I said before Christmas that I would not be setting resolutions, just things to do more or less of. I’m sticking to that, but I am going to set some goals for 2016.
Myself and Geraldine were HUGE One Tree Hill fans. In fact, we pretty much like any American US teen drama!
In One Tree Hill, two of the main characters, Lucas and Hayley make a secret prediction / dream each year on a piece of paper, and hide it in a tin behind a brick in a wall. They share it with one another at the end of the year, to see if it had come true. Each year they add a new predication or dream to this list.
We talk a lot in financial planning about dreams, ambitions, wants, needs, and of course setting goals.
These are all pretty much the same thing, after all – a goal is just a dream you have with a deadline attached – well if its realistic it can be!
In my last blog I talked about the Bridge of Wellbeing and that the first pillar for this bridge is setting values and goals. These values and goals start with dreams and ambitions and are just narrowed down.
I read an article about getting organised, this included the normal things like using one calendar, getting rid of old unwanted papers, getting your paperwork ready for the tax year-end and feng shui in your office. But is also suggested the following:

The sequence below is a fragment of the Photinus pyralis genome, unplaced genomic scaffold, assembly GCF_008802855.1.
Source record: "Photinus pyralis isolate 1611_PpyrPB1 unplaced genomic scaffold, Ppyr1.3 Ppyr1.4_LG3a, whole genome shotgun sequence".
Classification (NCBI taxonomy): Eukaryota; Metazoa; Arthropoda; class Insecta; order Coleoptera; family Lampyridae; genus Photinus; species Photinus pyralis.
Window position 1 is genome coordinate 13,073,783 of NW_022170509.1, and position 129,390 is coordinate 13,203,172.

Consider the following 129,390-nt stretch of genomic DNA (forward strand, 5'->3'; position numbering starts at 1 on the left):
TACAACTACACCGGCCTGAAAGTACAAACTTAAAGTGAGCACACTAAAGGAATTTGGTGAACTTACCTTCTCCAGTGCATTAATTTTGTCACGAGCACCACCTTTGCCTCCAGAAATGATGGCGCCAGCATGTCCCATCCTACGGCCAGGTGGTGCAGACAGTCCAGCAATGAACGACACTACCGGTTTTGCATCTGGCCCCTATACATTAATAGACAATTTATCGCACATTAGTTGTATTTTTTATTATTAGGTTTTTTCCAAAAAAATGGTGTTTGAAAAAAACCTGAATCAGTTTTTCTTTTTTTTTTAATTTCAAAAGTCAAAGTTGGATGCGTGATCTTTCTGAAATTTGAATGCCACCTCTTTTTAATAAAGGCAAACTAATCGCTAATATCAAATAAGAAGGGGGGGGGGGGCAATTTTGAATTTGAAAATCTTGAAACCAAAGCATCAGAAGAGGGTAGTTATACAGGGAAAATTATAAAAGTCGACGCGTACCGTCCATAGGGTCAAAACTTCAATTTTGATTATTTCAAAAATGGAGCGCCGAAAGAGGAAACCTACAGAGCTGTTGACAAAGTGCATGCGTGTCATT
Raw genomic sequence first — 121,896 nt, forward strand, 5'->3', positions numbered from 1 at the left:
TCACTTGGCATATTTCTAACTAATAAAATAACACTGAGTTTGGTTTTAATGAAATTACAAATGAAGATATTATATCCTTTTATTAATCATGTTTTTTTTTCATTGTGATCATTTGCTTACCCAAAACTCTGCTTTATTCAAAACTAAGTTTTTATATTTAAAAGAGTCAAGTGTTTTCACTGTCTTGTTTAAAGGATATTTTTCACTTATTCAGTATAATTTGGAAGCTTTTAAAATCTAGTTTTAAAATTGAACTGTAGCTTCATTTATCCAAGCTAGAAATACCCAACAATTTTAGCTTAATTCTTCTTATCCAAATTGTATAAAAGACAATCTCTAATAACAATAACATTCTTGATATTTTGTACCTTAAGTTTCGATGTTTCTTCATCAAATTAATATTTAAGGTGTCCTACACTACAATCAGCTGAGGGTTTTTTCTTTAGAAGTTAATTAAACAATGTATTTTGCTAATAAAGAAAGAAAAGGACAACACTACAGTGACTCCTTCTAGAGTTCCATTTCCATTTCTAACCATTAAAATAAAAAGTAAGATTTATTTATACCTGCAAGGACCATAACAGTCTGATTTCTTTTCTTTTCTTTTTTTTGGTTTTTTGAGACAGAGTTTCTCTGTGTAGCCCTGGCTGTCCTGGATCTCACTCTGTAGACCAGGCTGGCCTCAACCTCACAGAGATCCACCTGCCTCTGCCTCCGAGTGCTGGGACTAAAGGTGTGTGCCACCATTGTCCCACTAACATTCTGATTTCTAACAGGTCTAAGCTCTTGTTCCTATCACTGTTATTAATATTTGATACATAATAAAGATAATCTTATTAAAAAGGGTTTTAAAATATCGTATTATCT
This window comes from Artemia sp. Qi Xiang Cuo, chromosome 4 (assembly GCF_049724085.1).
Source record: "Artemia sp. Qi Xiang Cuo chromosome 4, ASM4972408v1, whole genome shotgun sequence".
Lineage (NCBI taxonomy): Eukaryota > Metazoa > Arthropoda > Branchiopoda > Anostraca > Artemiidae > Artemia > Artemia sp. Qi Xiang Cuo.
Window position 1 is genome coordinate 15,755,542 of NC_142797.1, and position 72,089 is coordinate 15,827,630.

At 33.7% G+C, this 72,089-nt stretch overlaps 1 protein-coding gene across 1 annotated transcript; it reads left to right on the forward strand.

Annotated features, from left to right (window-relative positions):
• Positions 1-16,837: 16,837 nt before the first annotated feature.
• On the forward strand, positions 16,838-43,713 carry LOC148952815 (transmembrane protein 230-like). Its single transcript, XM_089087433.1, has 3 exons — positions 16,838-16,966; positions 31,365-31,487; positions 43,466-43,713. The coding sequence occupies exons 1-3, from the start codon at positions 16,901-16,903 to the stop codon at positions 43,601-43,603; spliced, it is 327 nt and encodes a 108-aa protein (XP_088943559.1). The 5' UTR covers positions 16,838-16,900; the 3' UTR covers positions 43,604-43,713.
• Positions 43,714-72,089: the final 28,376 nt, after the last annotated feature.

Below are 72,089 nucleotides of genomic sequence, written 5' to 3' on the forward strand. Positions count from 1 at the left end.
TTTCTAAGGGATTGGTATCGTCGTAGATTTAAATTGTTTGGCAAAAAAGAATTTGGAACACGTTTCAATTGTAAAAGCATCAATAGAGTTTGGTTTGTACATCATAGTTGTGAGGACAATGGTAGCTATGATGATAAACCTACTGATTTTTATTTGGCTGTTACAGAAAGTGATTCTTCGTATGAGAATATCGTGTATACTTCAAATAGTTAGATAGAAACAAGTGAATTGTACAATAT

1.Make a list of your goals
- Write down at least 10 goals you want to accomplish in your lifetime. Be specific. Then put the list away and update it again next year.
2. Choose one or two goals you want to accomplish this year.
- Maybe it will be to make more money or take a fabulous holiday. How will you accomplish that goal? What amount of money will you need? How will you do it? Type that information out in a clear sentence, put by your bedside, and read it every morning and every night to help inspire you to reach your goals.
So, I have just sat down and done this. The first one is hard, but I will revisit it again next year and no doubt some things will change. The second was easier for me, I find it easier to think of short-term goals than lifetime ones.
I think most people are the same – and that’s when having a Financial Planner to help you build a personal financial plan can be of great benefit. It lays out a plan for your life, based on your values and goals and encompasses a financial and investment strategy.
However, it’s not set in stone, it’s a projection, a living and breathing thing, that will need revisiting and amending as circumstances change and live evolves. Just like me revisiting my 10 goals next year.
I’m off to find somewhere to hide my list.